The loop started with a gradual middle-ring climb, which dipped and swerved and got you into a good rhythm early on. At the top of the first hill, where I had stashed my water and gels, a small crowd of supporters were gathered to cheer us on and watch as we downshifted into a fast and furious contour trail through dense forest, lasting only a short while before the most difficult technical section – a long slog, mostly uphill, through a denuded hillside smattered with rocks jutting out from all different directions and requiring absolute concentration to avoid falling off. I wished I had worked more on my core strength for this one – especially as I was lying in the bush hyperventilating on the penultimate lap having to tell myself, out loud, “get up or you’re going to cramp” - and halfway into the race I realized it was best conquered in the granny gear to avoid getting stuck.

Next, we climbed a series of steep switchbacks where, right after my crash, I was mercifully lapped by Cheng Cheuk Chun but managed to hang onto him until just before the very top when I began to cramp on the outside of my legs from having come off the bike. Earlier, I had followed Elite B rider Edward Cluer up the same hill after he closed the one-minute starting gap and passed me, keeping pace with him all the way up. Such climbing prowess I can only credit to an excess of training time, which has been one of the few benefits of my rather extended unemployment.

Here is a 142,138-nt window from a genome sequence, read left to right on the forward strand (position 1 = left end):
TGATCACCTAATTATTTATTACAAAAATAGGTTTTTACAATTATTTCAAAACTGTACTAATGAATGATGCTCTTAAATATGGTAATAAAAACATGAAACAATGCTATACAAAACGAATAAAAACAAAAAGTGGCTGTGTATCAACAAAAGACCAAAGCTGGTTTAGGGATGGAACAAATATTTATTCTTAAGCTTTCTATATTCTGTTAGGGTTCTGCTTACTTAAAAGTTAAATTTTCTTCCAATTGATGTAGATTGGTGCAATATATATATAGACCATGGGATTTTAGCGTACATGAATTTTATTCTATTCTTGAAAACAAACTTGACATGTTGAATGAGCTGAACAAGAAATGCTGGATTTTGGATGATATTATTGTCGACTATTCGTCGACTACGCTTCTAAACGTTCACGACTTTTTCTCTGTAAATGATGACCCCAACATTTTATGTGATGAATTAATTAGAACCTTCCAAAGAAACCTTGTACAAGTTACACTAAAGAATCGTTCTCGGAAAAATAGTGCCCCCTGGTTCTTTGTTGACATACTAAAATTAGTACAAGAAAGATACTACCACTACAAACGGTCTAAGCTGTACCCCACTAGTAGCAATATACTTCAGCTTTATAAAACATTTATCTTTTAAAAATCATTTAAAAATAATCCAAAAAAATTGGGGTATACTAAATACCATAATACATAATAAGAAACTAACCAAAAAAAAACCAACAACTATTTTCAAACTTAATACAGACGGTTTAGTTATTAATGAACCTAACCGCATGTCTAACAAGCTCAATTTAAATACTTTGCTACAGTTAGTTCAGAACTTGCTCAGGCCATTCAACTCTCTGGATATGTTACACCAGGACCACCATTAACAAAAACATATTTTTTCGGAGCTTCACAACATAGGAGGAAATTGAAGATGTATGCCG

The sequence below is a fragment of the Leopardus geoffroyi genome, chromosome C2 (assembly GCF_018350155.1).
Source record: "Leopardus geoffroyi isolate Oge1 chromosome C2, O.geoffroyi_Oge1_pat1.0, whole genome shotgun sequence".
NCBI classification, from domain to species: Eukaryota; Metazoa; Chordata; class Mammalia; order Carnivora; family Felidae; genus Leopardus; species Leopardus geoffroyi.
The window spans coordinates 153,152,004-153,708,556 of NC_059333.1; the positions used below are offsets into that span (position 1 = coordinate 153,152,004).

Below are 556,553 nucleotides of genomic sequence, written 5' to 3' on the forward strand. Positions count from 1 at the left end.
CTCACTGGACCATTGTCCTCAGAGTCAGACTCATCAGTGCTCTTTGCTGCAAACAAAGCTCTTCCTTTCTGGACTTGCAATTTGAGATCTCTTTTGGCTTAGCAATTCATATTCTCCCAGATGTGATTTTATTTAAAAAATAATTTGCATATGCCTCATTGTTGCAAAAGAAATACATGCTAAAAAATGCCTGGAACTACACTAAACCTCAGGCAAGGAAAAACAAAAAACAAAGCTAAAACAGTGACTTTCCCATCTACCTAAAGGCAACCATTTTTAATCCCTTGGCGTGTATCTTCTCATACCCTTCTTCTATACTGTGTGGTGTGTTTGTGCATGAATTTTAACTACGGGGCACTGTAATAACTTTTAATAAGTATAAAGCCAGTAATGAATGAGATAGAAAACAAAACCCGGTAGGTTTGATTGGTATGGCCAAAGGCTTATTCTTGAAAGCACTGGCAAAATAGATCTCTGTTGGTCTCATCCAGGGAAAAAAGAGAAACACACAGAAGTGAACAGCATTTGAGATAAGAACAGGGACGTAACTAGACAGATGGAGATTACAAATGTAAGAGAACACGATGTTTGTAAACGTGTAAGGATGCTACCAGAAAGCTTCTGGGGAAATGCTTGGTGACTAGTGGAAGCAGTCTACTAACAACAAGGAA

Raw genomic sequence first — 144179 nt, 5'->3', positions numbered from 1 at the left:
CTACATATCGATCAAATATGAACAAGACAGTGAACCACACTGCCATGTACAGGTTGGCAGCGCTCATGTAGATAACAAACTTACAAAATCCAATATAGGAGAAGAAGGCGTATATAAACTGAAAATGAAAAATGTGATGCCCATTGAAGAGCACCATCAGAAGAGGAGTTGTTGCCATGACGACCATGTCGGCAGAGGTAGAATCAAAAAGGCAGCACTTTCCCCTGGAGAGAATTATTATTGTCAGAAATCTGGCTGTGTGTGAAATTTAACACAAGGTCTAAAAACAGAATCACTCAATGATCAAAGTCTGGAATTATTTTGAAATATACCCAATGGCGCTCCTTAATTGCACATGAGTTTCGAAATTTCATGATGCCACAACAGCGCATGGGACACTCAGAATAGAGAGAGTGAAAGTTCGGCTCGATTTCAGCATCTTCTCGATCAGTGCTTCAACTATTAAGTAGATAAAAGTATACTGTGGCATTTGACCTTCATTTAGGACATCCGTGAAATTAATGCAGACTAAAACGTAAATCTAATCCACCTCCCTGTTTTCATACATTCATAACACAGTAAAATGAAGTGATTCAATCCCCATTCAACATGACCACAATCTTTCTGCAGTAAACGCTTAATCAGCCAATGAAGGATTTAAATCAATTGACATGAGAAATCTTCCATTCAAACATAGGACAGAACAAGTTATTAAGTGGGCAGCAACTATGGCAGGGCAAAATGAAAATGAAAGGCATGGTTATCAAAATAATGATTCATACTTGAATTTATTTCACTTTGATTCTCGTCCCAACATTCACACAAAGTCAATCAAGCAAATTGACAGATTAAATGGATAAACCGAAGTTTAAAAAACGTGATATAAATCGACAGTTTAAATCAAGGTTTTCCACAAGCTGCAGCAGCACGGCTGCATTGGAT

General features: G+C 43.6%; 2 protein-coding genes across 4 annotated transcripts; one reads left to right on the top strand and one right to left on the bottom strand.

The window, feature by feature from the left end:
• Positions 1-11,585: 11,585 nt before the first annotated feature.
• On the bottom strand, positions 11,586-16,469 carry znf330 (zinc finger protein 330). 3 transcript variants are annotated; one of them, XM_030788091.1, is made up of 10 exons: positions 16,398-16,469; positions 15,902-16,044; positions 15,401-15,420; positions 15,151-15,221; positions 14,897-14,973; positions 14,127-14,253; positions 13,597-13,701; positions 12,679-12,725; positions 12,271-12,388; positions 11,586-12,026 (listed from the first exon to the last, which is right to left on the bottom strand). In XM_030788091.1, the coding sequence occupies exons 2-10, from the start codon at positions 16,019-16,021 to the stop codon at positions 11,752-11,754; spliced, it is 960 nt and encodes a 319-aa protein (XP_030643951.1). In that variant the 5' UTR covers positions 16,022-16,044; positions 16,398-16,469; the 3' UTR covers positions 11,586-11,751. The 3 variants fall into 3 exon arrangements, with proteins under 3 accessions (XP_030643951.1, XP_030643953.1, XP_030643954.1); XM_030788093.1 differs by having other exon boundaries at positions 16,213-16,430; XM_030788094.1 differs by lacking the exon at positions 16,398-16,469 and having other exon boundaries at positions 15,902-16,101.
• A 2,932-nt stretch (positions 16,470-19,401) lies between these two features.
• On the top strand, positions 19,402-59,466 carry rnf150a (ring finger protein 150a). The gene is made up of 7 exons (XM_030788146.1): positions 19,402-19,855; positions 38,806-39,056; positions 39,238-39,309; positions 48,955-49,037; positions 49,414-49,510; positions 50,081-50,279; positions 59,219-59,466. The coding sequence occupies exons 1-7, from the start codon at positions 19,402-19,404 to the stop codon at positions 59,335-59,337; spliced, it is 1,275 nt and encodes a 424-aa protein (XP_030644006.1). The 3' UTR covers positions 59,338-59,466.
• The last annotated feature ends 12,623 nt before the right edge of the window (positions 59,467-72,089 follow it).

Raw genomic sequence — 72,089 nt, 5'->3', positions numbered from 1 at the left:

“There are two guys ahead of you!” shouted my photographer friend Wong Ho Fai, as I rounded the top of the hill on the final lap. I railed the downhill section, knowing I would gain some ground on the leg-shavers. And then he appeared, right in front of me. SCAA rider Chung Yuet Shan was 20 feet away, as I came to the bottom of the big sweeping turns, and I chased him up the last steep hills. He was slower, but steadily getting faster as he knew I was right behind him on the home stretch. I held him, but couldn’t get any closer as my quads burned right on the edge of seizing up, and I saw him cross the line right in front of me. Only 1.96 seconds away from third-place and my would-be first ever podium spot, after two hours and six minutes of non-stop hammering. Still, it was one of the best racing days I’ve had yet.

Cheng of course took first in the ten-lap Open category with a time of 2 hours, five minutes and 42 seconds, one lap up and a few seconds ahead of second place finisher Leung Chun Wing, who was a minute ahead of Chung. Ed Cluer won the Elite B / Masters 30-39 with a time of 1 hour, 50 minutes and 42 seconds for eight laps, relatively far ahead of second and third place finishers Sin Chun Kwong and Leung Man Hin who came in at around 1:55 and 1:58 respectively.

As usual, Yeung Chi Pui dominated the field of Masters 40-49 riders with a time of 1:24 for six laps, six minutes ahead of John Tonks and a lap plus a minute and a half up on third place finisher Chan Chik Fai. Yeung Siu Yiu took first in the Novice category in a close four-lap race of just over an hour where the top five riders finished within seven minutes of each other. Thanks to the sublime course built by the Lamma crew [most of whom were out riding on Lantau, ironically enough] and an increasingly well-organized HKCA, it was an absolutely fantastic event for racers and spectators alike, and one that I would recommend to anyone who takes cross-country racing seriously.